A few passing observations from the last few months; contrary to what many (IT/business) folks believe, they are just as good or just as bad in managing processes and projects as their counterparts in (business/IT).
Problem Resolution is Everybody’s Problem
A few weeks ago I was discussing issues that came up with one of our systems, and the team was a bit dismayed that the user community was still finding errors (we should be trapping for that stuff!) I pointed out that it’s illogical to worry about stuff like this. We’ve implemented fault-tolerant systems that predict as many problem situations as we can think of, with lots of alerts and doublechecking built-in. If we can think of a problem, we will build a trap for it. It stands to reason, therefore, that the only bugs to appear are the ones that we couldn’t anticipate – so the only people that will experience the bugs will be the people using the system.
It’s inevitable that end users will find your problems, and that’s nothing to be concerned about – we’re all testers, and testing never really ends (in a continuous improvement environment). What you should be concerned about – how quickly we can turn around a fix for the problem? What is our total uptime? Do we see decreasing numbers of new problems, and zero recurrence of previously reported problems?
Truth be told, the onus of root cause is just as much on the business. Was this a scenario that could have been predicted? Were the requirements and/or testing scenarios complete? (… apparently not …) When projects are well run, and it’s a true partnership between IT and the business, misses like these are everyone’s problem.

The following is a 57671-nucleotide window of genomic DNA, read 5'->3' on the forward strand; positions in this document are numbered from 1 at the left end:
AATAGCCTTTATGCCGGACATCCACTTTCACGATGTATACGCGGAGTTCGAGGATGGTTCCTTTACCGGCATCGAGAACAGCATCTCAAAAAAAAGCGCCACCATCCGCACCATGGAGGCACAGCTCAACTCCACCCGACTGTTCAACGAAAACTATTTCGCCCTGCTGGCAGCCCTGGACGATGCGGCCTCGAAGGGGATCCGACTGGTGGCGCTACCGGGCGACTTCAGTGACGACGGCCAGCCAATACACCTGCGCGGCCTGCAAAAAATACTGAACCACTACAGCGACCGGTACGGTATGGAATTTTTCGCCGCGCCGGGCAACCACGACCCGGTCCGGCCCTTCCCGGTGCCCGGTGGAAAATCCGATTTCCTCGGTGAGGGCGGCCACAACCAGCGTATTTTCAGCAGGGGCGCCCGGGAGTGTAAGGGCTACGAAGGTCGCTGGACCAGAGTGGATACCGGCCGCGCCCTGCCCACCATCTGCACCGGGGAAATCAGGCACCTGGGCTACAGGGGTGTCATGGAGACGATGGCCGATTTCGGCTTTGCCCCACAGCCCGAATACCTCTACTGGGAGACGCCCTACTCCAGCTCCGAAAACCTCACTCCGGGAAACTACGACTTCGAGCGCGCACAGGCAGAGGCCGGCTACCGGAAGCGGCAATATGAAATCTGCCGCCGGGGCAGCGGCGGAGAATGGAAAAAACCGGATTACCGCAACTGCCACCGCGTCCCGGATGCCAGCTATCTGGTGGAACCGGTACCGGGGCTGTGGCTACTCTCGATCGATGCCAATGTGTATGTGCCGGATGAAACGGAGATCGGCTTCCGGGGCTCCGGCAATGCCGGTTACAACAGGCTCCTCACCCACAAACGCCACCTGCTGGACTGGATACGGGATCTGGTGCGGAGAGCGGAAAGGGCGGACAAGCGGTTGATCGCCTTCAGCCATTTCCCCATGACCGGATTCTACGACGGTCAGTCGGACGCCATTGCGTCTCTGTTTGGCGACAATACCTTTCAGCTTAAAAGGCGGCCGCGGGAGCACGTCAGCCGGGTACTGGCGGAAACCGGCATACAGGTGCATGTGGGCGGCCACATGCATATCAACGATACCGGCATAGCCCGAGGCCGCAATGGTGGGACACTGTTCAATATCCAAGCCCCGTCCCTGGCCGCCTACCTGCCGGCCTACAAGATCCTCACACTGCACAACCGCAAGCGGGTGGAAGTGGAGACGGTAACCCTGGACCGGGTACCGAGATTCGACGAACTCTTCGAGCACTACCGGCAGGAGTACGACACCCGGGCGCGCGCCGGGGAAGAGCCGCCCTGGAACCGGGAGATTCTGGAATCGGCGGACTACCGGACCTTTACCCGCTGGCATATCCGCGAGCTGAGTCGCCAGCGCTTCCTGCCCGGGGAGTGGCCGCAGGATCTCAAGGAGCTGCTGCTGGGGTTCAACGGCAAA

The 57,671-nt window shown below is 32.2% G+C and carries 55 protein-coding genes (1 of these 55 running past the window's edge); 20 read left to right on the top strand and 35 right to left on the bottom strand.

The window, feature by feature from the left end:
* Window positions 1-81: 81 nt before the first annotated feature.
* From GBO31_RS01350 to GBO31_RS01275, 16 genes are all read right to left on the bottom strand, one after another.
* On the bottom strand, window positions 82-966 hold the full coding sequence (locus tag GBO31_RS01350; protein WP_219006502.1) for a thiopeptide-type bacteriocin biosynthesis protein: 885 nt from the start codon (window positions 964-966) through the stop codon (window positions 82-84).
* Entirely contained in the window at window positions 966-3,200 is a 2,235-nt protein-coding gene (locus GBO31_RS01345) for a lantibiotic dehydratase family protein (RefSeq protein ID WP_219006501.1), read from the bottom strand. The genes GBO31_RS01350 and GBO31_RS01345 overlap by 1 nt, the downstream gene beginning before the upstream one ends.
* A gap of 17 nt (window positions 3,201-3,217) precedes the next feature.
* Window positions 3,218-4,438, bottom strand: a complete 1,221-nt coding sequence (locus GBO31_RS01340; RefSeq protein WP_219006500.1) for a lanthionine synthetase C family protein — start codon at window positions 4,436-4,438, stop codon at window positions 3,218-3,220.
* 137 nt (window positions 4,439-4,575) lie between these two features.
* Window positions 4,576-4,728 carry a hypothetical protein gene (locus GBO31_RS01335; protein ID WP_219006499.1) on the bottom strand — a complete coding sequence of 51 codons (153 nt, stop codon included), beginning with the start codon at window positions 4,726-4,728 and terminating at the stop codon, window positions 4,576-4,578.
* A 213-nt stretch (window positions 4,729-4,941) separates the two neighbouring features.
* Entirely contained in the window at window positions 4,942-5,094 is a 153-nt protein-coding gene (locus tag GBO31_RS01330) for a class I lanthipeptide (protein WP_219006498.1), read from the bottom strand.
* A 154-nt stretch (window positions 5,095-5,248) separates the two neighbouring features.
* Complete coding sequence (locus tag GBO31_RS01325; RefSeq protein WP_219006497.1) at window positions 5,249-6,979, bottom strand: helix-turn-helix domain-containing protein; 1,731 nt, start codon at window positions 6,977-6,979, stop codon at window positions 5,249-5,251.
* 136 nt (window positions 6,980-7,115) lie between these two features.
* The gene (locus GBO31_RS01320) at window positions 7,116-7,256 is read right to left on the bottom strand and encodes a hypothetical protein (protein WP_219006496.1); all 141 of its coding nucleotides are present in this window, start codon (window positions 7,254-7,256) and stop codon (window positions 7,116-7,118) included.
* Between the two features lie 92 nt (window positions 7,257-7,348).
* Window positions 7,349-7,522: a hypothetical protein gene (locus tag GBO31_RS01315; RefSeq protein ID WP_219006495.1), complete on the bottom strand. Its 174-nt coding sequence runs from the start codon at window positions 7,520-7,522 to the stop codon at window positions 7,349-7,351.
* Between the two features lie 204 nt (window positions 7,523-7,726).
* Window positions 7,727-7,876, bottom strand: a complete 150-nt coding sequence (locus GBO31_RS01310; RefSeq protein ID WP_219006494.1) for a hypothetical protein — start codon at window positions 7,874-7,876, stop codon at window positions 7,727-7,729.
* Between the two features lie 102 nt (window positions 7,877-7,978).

Nature Abhors a Vacuum
Business managers may not understand the details of the technology they work with, but they certainly understand good management techniques. Try working with any manufacturing operations group and not going to them with metrics or KPIs (Key Performance Indicators). This is their bread and butter; they cannot understand how anyone could manage without some form of metrics. And if they see none, they will not only notice the problems, but will proactively look for issues, assuming things aren’t under control.
On the other hand, if you have a reasonable set of metrics and are managing to them, they certainly can’t accuse you of not following sound management principles. They may provide feedback that the quality of their experience is still not the greatest – but a structured, metrics-driven approach shifts the conversation to towards a discussion about best metrics to manage to, and not whether or not IT knows what they are doing.
In the End, We’re All [Bad] Programmers
- Poor Segregation of Data: Mixing critical values with complicated algorithms (business rules) makes for a delicate and hard-to-maintain spreadsheet (application).
- Poor Documentation of Assumptions: when revisiting (cloning/debugging) this report, if you can’t remember the original assumptions (design), you may need to rework (refactor) the entire thing
- Poor Documentation of Constraints: complex worksheets with many simultaneous calculations would benefit from interim formulas in key cells (asserts) to test reasonable boundary conditions
- Difficulties in Making Changes: spreadsheets and formulas can and should be structured to allow for foreseeable extensions and modifications (subroutines)
- “Now It’s Here; Now It’s Not”: at times it’s too easy to change values in the worksheet to test different assumptions. And then lose track of all the changes made over time (version control)
- The Presentation Readiness Problem: when creating spreadsheets, analysts (programmers) should anticipate their use in final presentations (user interface)
In summary, the author provides this sage admonition …
- Treat the development of a spreadsheet – any spreadsheet – more like writing a term paper with footnotes and a bibliography.
See that? Accountants and programmers should aspire to be … students?